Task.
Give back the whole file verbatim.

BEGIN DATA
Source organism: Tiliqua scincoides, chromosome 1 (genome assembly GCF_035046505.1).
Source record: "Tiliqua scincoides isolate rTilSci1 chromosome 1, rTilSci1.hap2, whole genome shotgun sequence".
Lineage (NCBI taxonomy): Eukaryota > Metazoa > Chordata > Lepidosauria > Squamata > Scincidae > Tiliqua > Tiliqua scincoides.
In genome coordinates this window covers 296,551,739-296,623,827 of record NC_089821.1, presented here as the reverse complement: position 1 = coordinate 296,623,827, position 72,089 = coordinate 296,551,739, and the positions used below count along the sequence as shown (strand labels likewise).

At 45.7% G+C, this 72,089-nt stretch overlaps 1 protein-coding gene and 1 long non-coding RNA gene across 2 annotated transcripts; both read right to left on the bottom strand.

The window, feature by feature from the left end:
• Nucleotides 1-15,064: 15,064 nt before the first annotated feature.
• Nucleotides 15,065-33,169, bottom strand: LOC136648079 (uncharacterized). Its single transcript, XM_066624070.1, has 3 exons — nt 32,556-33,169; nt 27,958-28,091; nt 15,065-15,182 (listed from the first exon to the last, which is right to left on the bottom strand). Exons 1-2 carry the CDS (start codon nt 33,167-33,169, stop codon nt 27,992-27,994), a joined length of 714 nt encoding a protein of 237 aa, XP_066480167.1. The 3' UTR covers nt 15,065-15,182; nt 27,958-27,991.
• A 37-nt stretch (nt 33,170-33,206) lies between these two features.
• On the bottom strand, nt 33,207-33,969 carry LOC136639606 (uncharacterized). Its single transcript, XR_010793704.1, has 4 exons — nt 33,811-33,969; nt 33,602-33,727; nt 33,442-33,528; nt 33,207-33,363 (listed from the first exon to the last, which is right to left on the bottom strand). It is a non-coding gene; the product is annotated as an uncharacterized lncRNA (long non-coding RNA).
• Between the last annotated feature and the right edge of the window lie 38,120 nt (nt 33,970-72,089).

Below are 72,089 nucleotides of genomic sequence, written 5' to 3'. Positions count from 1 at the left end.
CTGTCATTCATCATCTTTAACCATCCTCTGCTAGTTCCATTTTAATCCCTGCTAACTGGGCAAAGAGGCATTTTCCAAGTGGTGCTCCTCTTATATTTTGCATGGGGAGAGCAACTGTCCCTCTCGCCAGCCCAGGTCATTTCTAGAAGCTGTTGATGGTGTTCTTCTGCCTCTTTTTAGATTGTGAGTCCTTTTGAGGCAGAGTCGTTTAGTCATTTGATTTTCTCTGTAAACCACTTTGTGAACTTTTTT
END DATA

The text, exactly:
Source organism: Tiliqua scincoides, chromosome 1 (genome assembly GCF_035046505.1).
Source record: "Tiliqua scincoides isolate rTilSci1 chromosome 1, rTilSci1.hap2, whole genome shotgun sequence".
Lineage (NCBI taxonomy): Eukaryota > Metazoa > Chordata > Lepidosauria > Squamata > Scincidae > Tiliqua > Tiliqua scincoides.
In genome coordinates this window covers 296,551,739-296,623,827 of record NC_089821.1, presented here as the reverse complement: position 1 = coordinate 296,623,827, position 72,089 = coordinate 296,551,739, and the positions used below count along the sequence as shown (strand labels likewise).

At 45.7% G+C, this 72,089-nt stretch overlaps 1 protein-coding gene and 1 long non-coding RNA gene across 2 annotated transcripts; both read right to left on the bottom strand.

The window, feature by feature from the left end:
• Nucleotides 1-15,064: 15,064 nt before the first annotated feature.
• Nucleotides 15,065-33,169, bottom strand: LOC136648079 (uncharacterized). Its single transcript, XM_066624070.1, has 3 exons — nt 32,556-33,169; nt 27,958-28,091; nt 15,065-15,182 (listed from the first exon to the last, which is right to left on the bottom strand). Exons 1-2 carry the CDS (start codon nt 33,167-33,169, stop codon nt 27,992-27,994), a joined length of 714 nt encoding a protein of 237 aa, XP_066480167.1. The 3' UTR covers nt 15,065-15,182; nt 27,958-27,991.
• A 37-nt stretch (nt 33,170-33,206) lies between these two features.
• On the bottom strand, nt 33,207-33,969 carry LOC136639606 (uncharacterized). Its single transcript, XR_010793704.1, has 4 exons — nt 33,811-33,969; nt 33,602-33,727; nt 33,442-33,528; nt 33,207-33,363 (listed from the first exon to the last, which is right to left on the bottom strand). It is a non-coding gene; the product is annotated as an uncharacterized lncRNA (long non-coding RNA).
• Between the last annotated feature and the right edge of the window lie 38,120 nt (nt 33,970-72,089).

Below are 72,089 nucleotides of genomic sequence, written 5' to 3'. Positions count from 1 at the left end.
CTGTCATTCATCATCTTTAACCATCCTCTGCTAGTTCCATTTTAATCCCTGCTAACTGGGCAAAGAGGCATTTTCCAAGTGGTGCTCCTCTTATATTTTGCATGGGGAGAGCAACTGTCCCTCTCGCCAGCCCAGGTCATTTCTAGAAGCTGTTGATGGTGTTCTTCTGCCTCTTTTTAGATTGTGAGTCCTTTTGAGGCAGAGTCGTTTAGTCATTTGATTTTCTCTGTAAACCACTTTGTGAACTTTTTT